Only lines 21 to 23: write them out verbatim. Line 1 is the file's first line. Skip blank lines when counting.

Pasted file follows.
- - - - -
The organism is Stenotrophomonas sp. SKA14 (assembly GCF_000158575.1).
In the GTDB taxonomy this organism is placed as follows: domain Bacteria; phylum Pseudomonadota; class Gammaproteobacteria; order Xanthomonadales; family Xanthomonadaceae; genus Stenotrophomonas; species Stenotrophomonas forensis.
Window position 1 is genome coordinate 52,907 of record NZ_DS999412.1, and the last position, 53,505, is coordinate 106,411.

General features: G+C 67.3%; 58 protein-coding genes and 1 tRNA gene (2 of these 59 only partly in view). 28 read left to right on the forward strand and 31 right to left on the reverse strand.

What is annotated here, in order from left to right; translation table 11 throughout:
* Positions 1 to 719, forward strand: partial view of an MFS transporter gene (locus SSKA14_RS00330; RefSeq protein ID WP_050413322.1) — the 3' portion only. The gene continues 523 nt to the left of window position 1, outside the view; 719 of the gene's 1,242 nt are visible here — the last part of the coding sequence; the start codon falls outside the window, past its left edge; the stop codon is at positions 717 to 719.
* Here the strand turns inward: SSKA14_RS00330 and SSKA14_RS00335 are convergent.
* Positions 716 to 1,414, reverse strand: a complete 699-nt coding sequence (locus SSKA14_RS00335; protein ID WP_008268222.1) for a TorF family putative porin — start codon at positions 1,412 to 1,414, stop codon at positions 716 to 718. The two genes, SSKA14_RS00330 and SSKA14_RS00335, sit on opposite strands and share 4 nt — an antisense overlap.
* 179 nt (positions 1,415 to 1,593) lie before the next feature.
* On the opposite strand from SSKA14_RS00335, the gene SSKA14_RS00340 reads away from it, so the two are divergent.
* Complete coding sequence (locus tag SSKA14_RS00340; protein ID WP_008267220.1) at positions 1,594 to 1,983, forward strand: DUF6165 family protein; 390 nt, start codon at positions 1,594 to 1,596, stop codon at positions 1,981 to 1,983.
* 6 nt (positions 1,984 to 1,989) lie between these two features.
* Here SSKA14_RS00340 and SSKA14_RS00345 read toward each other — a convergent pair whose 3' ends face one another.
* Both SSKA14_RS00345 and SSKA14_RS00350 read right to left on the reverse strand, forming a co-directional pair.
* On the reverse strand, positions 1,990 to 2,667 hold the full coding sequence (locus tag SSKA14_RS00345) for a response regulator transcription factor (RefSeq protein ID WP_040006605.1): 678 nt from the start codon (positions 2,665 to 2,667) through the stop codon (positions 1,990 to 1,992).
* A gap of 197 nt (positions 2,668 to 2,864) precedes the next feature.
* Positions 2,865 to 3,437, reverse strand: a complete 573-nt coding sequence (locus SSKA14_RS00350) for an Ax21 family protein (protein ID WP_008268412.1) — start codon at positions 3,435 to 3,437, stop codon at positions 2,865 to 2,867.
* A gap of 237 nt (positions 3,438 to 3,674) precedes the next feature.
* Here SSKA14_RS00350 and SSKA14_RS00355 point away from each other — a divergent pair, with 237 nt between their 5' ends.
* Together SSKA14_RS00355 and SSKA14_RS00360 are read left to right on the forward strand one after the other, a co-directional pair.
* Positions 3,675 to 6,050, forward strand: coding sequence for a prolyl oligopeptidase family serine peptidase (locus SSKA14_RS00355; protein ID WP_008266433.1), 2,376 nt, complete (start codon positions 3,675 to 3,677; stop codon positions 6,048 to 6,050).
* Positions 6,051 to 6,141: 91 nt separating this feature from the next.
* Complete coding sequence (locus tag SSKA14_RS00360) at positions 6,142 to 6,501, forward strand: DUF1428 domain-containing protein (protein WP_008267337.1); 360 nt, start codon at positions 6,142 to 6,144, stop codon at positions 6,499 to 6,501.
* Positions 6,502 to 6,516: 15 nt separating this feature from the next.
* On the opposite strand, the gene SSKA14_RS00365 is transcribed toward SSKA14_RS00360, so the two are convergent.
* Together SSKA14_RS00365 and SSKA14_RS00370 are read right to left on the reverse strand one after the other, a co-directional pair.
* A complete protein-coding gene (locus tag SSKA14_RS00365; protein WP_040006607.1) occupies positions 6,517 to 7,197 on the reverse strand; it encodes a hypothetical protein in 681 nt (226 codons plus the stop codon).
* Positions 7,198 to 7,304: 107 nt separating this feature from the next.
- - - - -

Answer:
* Positions 3,675 to 6,050, forward strand: coding sequence for a prolyl oligopeptidase family serine peptidase (locus SSKA14_RS00355; protein ID WP_008266433.1), 2,376 nt, complete (start codon positions 3,675 to 3,677; stop codon positions 6,048 to 6,050).
* Positions 6,051 to 6,141: 91 nt separating this feature from the next.
* Complete coding sequence (locus tag SSKA14_RS00360) at positions 6,142 to 6,501, forward strand: DUF1428 domain-containing protein (protein WP_008267337.1); 360 nt, start codon at positions 6,142 to 6,144, stop codon at positions 6,499 to 6,501.